‘The Damned Thing’ (1893) – A Literary Review

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The Damned Thing (1893) is a short science-fiction, horror tale, by Ambrose Bierce. It is an incredibly important tale for fans of H.P. Lovecraft, and of the weird fiction cannon. Bierce is able to conjure just a few words to captivate the reader, and isolate certain moments that are about to occur. He transcends the reader into unfolding events.

One can almost feel the flicking of a light-switch upon each of the nine men gathered in the room. One of which happens to be a corpse, adding further to the mystery and suspense. We, the reader, are thrown into the aftermath of what has happened and why it has happened? This gives the tale an existential essence, leading to the absurd.

At times, I drew close connections to John Carpenter’s, The Thing, or the short story, Who Goes There, in its effect on isolation and cabin fever. The tale also sometimes feels like the first Predator movie, in the idea that this invisible force is involved, and we as humans cannot seem to filter it through the casual eye. Allowing the characters in the story to barely interpret anything, aiding the suspense.

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Further into the tale we soon learn what is truly happening. There is an inquest inside the candlelit room, and one of the nine men recounts what has happened to the corpse, drawing us further inwards. We later learn that the book the man is reading is in fact a dead man’s diary, and the man reading is a coroner.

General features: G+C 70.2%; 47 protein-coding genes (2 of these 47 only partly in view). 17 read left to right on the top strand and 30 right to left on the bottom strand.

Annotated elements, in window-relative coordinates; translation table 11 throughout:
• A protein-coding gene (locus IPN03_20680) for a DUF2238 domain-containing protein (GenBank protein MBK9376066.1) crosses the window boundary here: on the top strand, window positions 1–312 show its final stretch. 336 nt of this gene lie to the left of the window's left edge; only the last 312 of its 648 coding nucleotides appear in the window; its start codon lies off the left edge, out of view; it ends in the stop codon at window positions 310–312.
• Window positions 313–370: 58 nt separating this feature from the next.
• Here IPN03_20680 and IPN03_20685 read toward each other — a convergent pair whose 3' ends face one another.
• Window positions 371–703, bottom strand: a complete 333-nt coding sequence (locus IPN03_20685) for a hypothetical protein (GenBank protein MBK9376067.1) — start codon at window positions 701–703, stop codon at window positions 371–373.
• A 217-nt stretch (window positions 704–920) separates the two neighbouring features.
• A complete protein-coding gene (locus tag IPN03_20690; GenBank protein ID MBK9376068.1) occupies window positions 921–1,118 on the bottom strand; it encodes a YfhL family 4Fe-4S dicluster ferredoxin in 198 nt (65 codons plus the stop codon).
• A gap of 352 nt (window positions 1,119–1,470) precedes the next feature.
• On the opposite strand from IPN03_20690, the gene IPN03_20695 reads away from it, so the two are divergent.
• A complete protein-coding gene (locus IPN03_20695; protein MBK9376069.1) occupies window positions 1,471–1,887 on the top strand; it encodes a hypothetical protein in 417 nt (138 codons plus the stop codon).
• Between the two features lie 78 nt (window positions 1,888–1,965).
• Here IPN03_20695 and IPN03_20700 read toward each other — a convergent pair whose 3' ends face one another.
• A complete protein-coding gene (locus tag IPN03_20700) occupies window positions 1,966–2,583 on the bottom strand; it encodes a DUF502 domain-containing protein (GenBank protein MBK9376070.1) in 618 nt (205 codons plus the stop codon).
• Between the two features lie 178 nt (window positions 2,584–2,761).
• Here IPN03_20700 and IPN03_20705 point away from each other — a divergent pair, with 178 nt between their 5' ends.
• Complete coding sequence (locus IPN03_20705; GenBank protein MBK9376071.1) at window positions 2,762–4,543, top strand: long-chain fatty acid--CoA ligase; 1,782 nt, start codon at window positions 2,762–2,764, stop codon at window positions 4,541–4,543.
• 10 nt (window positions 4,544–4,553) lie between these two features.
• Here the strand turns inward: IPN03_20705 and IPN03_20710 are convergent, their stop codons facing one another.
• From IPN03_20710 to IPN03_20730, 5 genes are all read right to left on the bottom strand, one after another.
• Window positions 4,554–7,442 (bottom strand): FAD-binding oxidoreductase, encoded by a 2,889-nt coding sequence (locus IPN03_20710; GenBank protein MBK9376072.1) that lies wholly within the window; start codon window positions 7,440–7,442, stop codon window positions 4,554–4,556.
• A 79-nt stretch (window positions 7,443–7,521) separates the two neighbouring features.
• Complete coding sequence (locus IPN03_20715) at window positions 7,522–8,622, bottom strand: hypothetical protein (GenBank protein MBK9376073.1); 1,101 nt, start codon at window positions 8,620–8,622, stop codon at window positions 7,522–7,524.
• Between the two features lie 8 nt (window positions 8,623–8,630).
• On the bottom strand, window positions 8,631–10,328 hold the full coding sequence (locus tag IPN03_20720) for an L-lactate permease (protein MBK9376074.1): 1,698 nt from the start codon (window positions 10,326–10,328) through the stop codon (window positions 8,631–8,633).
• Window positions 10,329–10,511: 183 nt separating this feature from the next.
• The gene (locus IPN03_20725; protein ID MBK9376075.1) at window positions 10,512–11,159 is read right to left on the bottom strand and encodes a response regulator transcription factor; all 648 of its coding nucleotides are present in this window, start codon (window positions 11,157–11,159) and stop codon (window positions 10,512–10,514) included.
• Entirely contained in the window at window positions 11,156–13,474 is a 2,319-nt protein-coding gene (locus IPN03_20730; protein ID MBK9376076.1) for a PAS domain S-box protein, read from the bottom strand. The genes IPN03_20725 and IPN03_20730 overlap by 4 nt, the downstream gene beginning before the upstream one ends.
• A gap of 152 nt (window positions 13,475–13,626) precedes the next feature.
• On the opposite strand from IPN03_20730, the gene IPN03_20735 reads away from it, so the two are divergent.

The main ingredient of the tale is a character called, William Harker. William is a reporter who arrives late at the inquest. Bierce uses locals and farmers to dumb it down to make the events seem somehow, otherworldly. The tale works on many levels because we, as the reader, bring our own perceptions to the table. This way, Bierce allows us to make conclusions, which for its time, was an incredible technique.

In revisiting this tale, I immediately drew connections to low budget filmmaking, and the importance of suggestion rather than showing everything. Although John Carpenter’s, The Thing, completely washed the idea away, that less is more and more is less if budget is of no concern.

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For the low budget indie film maker, and even the beginner writer, The Damned Thing is extremely important in its use of technique and style. A beginner fiction writer and screenwriter will find it tests the ability to show or not to show, and it also allows the reader or watcher to draw on his/her own experiences of the fear and the unknown.

Although the techniques used by Ambrose Bierce have been tried tested, it could be seen as considerably dated in today’s standards. We live in times where sensory overload is amuck, and the nerves blunted to a pulp. We would do well in revisiting this wonderful tale and stepping back, exploring these invisible forces that can be distilled into our own fears and terrors and paranoia.

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